As we can see, Metzman can be a mesmerizer in her word usage. Here she probes even more deeply into psychological depths. “She told herself to sit and listen to how she herself continued the legacy of repressing emotions” and “My head woke up too late. It forgot my body is nearly dead.” (The Early Bird Special) An inanimate object becomes a forbidding thing: “She recalled with repugnance that the plaster walls in that evil house had absorbed the smell of chicken soup that Barbara’s mother cooked twice a week.” (The Girls from Mapleton) Metzman’s insights into human nature are telling: from “Poverty doesn’t equate to a bad childhood” (Reunion) to “They both knew her body language had always been an open window to her interior landscape” (Christmas in August); until Metzman puts her finger on a real secret of happiness though rendered maniacally—“A craving to find something she lost or never owned overwhelmed her. She intended to teach Bruce the real meaning of love, offer her larger house for them to live in, share her inheritance with him. Other women offered sex which many men interpreted as love. She offered love.” (Myra’s garden).
Although we’ve been getting hints of it, we shouldn’t overlook Metzman’s sense of humor, even in serious situations. “The Right Seasoning” is an especially fascinating and starkly funny story. Charles loved his wife Ruth and her cooking. “Food had fulfilled him, rounding his belly and marking events in his life, much like keeping a diary.” He even thinks of a meat thermometer in a new way. “How nice if he had such an instrument to gauge his emotional health on any given day.” Meals became more and more special. “He had the notion that these sumptuous dinners coated their vital organs like a buffer against disease and that they’d live forever.”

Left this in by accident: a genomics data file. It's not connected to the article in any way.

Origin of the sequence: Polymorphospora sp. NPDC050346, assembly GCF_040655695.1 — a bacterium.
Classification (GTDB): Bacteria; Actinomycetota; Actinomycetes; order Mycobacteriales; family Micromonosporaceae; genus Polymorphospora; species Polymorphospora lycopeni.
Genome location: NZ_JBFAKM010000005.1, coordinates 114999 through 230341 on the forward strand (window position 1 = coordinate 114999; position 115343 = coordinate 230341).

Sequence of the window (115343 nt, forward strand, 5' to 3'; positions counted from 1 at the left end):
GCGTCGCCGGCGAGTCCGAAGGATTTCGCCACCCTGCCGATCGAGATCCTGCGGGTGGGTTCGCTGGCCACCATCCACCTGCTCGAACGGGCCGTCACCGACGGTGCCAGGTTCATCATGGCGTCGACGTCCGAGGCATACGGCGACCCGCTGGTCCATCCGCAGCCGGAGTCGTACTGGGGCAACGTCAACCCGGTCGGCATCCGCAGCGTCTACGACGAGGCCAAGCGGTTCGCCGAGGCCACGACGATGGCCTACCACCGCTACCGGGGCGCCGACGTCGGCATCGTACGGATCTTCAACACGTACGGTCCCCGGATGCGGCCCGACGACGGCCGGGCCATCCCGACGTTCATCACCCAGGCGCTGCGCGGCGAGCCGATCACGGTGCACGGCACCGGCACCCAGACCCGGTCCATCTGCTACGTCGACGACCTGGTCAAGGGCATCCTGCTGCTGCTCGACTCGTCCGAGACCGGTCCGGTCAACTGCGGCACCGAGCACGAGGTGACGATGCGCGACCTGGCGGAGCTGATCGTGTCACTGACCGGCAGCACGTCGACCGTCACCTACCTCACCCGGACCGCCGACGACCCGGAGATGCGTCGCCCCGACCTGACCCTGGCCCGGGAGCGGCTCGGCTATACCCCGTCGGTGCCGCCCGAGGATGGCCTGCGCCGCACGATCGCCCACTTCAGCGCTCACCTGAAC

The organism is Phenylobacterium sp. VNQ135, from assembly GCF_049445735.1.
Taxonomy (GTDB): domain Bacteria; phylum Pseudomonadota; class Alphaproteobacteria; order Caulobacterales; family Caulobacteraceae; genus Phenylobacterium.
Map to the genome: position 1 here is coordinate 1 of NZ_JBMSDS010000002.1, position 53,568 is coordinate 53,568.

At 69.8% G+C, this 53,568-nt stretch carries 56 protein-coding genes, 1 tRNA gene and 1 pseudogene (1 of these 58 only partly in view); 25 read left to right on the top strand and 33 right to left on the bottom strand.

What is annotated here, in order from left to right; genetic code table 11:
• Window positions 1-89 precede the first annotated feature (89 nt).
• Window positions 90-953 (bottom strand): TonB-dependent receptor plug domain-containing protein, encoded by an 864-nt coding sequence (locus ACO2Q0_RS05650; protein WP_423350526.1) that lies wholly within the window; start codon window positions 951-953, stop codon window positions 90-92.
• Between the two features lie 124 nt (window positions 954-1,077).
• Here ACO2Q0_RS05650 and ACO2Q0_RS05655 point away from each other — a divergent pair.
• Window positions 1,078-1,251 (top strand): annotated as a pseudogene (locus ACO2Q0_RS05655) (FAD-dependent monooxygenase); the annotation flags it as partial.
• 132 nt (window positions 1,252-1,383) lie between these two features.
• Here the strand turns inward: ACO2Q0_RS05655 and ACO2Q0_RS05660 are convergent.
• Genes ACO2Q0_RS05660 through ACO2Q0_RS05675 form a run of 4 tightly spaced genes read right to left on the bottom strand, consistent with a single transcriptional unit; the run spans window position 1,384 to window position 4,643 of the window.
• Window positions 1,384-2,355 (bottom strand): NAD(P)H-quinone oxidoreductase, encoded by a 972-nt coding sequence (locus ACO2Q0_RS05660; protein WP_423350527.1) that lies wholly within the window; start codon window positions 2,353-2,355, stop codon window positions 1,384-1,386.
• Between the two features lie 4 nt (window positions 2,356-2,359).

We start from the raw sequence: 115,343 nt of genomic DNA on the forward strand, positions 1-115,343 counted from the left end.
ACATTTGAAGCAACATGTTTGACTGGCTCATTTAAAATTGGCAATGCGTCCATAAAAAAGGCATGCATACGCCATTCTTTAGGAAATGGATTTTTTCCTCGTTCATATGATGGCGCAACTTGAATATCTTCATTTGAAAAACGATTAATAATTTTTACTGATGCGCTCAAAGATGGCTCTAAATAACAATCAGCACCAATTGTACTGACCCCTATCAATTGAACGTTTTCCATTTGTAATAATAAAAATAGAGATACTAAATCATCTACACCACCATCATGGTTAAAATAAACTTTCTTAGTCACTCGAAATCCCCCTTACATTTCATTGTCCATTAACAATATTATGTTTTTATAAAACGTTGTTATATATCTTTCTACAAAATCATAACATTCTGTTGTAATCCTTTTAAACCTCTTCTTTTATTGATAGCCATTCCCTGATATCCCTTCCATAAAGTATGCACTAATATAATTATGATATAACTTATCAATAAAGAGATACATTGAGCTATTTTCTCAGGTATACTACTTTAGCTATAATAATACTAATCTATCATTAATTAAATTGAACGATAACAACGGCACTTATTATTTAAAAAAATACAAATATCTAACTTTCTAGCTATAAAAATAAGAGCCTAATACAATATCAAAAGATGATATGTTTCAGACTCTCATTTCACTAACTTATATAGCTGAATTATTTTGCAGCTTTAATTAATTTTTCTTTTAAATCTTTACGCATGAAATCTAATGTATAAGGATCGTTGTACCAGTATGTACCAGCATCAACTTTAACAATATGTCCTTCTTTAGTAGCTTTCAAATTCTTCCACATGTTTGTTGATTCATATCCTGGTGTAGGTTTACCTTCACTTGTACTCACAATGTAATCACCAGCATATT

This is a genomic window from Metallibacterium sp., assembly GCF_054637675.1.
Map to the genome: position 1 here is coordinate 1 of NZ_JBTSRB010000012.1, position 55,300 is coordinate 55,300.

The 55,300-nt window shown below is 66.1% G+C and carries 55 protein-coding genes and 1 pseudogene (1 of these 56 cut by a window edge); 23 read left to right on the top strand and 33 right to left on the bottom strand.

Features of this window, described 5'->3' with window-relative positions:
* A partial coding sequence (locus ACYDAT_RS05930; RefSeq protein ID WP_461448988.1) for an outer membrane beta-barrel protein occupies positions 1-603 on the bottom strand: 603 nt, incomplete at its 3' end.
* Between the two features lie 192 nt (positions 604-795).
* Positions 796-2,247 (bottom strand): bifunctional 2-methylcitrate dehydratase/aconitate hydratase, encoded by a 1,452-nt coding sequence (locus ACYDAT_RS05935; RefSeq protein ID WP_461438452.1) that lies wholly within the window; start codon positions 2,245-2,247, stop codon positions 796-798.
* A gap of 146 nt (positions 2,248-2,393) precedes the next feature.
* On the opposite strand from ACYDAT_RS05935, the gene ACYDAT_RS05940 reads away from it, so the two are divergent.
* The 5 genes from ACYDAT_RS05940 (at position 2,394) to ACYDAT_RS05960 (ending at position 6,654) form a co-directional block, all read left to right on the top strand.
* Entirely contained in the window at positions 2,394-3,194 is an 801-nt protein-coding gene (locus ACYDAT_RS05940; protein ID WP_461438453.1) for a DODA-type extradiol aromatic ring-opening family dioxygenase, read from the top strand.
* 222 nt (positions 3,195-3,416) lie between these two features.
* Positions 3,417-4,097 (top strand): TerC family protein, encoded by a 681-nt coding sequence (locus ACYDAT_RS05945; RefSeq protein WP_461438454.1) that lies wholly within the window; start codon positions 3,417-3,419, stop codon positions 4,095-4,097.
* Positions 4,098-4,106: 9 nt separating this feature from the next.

Unexpectedly Ruth dies. “Pleasant dreams turned into a repetitive nightmare of a four foot tongue, lashing at the tasteless air.” He tries to recapture the magic. ”Each brick seemed old and tired now, but once a week the kitchen came to life when he started the fire.” Memories return to him. “Rose, in her crisp, white apron had always created multi-colored hues round herself; vermilion filled the room when she cooked red sauces, dots of purple spun through the air when she stuffed eggplants.”
Soon his grief has created a fantasy around Donna, his next door neighbor who is nothing like Ruth. “When she wasn’t looking, he inhaled the faintest scent of rosemary from a sundress. Tears burned his eyes.” Eventually Donna transforms into Ruth. “Soon Donna’s nose took on a girth and her eyes went to ink black. A beauty mark appeared on Donna’s newly olive-toned cheek, and her pencil thin, skim milk colored mouth swelled and shaded into terra-cotta. Heat rose from his skin and his knees buckled. He wanted to shout out his wife’s name, but contained himself.”
Two stories I want to focus on because for me they are the most powerful in the collection. “Getting Close” has ties to “The Right Seasoning” with the theme of food common to both; you might also observe that their endings “go over the top.” Yet “Getting Close” offers so many dynamically memorable truths.
The story opens dramatically: “The scent of earthy root coming from a pot of potatoes boiling on the stove invades my nostrils.” Things are not well between the two women: “Our relationship was on the brink of total extinction, and I saw this as the last chance to rebuild an endangered species—mother and daughter.” Food again becomes larger than itself: “Parboiling, braising, steaming, sautéing, roasting and frying are sacred rituals.”